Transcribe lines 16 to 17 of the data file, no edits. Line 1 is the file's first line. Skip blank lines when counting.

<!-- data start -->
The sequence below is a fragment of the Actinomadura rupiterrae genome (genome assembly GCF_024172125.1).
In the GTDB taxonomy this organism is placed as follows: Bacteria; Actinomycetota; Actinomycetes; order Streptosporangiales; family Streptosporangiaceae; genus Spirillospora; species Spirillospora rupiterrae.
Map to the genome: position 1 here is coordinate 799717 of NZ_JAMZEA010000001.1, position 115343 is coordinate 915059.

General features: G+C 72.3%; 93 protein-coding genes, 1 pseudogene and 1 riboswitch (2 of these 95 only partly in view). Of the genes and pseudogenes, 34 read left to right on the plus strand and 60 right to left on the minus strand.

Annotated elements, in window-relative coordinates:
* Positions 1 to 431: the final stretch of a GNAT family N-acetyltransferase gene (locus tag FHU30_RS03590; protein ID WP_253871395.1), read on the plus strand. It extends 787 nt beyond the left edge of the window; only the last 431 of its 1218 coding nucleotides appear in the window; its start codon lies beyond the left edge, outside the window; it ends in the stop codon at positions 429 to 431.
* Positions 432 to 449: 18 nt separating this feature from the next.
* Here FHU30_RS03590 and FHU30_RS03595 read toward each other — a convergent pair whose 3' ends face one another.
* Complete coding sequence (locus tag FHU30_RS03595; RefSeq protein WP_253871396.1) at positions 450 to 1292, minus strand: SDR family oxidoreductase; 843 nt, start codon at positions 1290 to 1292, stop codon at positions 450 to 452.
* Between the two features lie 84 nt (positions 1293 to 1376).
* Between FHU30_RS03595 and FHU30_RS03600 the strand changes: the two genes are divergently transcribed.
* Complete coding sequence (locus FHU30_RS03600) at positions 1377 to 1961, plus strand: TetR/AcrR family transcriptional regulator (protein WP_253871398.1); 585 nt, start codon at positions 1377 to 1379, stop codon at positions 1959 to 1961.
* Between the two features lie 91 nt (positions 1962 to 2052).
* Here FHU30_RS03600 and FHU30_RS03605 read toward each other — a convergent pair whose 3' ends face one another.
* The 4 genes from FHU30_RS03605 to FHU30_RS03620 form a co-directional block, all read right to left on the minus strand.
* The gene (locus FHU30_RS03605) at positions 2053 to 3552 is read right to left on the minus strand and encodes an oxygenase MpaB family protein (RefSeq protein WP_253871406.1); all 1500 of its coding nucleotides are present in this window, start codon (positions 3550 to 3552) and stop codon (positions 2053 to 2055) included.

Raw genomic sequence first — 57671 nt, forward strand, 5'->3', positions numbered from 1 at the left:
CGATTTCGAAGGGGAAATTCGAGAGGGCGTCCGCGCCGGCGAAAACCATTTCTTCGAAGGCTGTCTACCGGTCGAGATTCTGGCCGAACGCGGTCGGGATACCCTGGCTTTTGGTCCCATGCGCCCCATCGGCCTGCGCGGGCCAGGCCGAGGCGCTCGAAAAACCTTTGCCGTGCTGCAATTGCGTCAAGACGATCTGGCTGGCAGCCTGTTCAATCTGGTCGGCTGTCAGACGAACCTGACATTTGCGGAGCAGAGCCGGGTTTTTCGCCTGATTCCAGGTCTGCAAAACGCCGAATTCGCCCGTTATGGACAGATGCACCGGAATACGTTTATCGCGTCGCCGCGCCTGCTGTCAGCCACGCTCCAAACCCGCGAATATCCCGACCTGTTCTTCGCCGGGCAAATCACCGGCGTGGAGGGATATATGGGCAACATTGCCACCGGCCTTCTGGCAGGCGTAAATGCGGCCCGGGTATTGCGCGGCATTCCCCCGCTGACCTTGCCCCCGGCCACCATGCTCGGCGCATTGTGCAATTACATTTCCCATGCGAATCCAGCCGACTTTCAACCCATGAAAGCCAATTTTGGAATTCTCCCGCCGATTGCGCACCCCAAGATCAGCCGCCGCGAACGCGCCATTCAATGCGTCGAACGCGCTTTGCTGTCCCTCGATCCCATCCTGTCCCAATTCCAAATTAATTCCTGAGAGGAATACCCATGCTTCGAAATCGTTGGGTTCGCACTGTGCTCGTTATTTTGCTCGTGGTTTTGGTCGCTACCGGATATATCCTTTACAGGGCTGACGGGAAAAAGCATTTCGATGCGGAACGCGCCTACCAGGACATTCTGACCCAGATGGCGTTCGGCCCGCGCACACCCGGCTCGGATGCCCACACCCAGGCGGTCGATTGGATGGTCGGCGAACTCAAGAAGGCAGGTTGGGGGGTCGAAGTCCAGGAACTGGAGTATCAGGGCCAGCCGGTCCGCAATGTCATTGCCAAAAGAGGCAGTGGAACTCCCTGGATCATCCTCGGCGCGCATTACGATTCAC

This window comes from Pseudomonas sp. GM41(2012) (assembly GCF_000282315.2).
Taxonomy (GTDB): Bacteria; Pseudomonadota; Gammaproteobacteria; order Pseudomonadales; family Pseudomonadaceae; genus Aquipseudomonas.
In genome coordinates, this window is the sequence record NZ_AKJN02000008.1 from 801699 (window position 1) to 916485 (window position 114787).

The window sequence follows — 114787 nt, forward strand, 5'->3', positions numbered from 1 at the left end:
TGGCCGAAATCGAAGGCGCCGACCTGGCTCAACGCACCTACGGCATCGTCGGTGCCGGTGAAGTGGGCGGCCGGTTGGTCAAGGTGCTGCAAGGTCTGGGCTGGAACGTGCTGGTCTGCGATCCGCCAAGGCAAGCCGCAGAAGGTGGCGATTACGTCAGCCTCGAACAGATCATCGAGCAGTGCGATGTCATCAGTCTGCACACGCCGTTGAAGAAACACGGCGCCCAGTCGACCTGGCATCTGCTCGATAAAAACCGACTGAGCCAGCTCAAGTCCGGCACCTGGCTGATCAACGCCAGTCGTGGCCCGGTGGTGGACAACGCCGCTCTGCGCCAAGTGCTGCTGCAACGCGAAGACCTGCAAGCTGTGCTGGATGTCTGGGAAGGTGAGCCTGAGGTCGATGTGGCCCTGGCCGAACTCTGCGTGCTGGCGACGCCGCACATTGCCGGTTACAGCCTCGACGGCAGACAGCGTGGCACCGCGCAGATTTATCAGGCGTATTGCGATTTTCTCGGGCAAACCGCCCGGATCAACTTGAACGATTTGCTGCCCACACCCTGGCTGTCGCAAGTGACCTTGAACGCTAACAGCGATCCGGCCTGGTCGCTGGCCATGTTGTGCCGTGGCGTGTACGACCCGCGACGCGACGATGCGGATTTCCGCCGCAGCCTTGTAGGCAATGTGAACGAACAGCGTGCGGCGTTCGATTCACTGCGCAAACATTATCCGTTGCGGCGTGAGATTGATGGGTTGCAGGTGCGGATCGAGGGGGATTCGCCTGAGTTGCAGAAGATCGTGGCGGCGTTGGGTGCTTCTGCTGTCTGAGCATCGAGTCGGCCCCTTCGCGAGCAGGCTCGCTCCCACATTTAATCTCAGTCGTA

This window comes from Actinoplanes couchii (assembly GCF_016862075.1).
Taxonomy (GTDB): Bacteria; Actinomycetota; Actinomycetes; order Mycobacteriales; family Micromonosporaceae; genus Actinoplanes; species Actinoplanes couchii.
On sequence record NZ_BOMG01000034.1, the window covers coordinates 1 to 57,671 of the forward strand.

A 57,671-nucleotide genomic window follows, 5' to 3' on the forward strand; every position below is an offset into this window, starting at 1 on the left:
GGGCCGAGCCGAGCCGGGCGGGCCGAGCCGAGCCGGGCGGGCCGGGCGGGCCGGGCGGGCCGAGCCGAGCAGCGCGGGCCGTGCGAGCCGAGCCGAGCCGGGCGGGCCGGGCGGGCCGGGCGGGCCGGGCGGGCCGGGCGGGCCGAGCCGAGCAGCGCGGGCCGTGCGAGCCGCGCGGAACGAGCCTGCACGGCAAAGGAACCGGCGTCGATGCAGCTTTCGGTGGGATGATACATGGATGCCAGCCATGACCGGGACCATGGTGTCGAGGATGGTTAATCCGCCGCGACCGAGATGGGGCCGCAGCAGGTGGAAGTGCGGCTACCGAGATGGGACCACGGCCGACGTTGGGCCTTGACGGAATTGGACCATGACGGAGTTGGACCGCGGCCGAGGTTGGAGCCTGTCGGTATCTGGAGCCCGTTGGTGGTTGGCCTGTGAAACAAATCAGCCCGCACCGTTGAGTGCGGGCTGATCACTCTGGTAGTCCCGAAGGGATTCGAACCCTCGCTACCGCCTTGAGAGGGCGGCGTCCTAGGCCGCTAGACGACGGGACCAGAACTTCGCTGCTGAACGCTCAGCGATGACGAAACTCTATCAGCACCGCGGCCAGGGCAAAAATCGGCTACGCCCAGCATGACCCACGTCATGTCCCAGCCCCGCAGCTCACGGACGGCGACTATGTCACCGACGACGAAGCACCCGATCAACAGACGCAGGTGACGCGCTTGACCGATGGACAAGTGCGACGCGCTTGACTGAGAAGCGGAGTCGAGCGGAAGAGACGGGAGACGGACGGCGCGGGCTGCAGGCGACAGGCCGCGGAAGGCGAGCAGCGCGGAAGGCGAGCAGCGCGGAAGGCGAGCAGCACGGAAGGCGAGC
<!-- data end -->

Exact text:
* The gene (locus FHU30_RS03605) at positions 2053 to 3552 is read right to left on the minus strand and encodes an oxygenase MpaB family protein (RefSeq protein WP_253871406.1); all 1500 of its coding nucleotides are present in this window, start codon (positions 3550 to 3552) and stop codon (positions 2053 to 2055) included.

Raw genomic sequence first — 57671 nt, forward strand, 5'->3', positions numbered from 1 at the left: